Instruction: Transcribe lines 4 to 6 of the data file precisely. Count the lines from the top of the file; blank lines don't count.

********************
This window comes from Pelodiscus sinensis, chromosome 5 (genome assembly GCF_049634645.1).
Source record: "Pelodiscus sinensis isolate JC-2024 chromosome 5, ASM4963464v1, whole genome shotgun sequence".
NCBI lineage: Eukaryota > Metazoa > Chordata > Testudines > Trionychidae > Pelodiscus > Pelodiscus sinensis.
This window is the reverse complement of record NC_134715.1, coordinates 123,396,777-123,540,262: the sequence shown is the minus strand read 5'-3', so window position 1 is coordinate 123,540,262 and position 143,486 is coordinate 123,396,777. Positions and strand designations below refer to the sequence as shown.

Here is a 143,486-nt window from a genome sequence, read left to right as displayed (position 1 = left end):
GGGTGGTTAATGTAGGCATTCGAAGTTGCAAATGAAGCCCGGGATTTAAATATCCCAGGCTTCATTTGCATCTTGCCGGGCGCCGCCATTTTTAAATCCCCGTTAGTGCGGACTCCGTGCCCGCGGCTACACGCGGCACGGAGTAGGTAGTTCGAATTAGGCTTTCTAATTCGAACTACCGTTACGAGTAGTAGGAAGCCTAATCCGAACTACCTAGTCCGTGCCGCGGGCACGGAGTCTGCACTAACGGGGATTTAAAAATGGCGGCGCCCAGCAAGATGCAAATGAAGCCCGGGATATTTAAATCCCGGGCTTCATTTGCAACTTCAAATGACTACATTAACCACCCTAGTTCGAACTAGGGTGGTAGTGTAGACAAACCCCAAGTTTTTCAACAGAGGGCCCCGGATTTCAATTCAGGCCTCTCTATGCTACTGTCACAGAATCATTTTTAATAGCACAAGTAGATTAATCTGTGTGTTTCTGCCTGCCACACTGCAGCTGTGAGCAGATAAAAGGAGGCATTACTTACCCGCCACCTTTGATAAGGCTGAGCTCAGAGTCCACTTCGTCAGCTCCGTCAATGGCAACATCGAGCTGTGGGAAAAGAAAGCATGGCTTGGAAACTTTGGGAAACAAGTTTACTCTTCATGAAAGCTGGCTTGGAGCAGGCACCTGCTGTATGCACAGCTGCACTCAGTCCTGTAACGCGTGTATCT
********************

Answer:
This window is the reverse complement of record NC_134715.1, coordinates 123,396,777-123,540,262: the sequence shown is the minus strand read 5'-3', so window position 1 is coordinate 123,540,262 and position 143,486 is coordinate 123,396,777. Positions and strand designations below refer to the sequence as shown.

Here is a 143,486-nt window from a genome sequence, read left to right as displayed (position 1 = left end):
GGGTGGTTAATGTAGGCATTCGAAGTTGCAAATGAAGCCCGGGATTTAAATATCCCAGGCTTCATTTGCATCTTGCCGGGCGCCGCCATTTTTAAATCCCCGTTAGTGCGGACTCCGTGCCCGCGGCTACACGCGGCACGGAGTAGGTAGTTCGAATTAGGCTTTCTAATTCGAACTACCGTTACGAGTAGTAGGAAGCCTAATCCGAACTACCTAGTCCGTGCCGCGGGCACGGAGTCTGCACTAACGGGGATTTAAAAATGGCGGCGCCCAGCAAGATGCAAATGAAGCCCGGGATATTTAAATCCCGGGCTTCATTTGCAACTTCAAATGACTACATTAACCACCCTAGTTCGAACTAGGGTGGTAGTGTAGACAAACCCCAAGTTTTTCAACAGAGGGCCCCGGATTTCAATTCAGGCCTCTCTATGCTACTGTCACAGAATCATTTTTAATAGCACAAGTAGATTAATCTGTGTGTTTCTGCCTGCCACACTGCAGCTGTGAGCAGATAAAAGGAGGCATTACTTACCCGCCACCTTTGATAAGGCTGAGCTCAGAGTCCACTTCGTCAGCTCCGTCAATGGCAACATCGAGCTGTGGGAAAAGAAAGCATGGCTTGGAAACTTTGGGAAACAAGTTTACTCTTCATGAAAGCTGGCTTGGAGCAGGCACCTGCTGTATGCACAGCTGCACTCAGTCCTGTAACGCGTGTATCT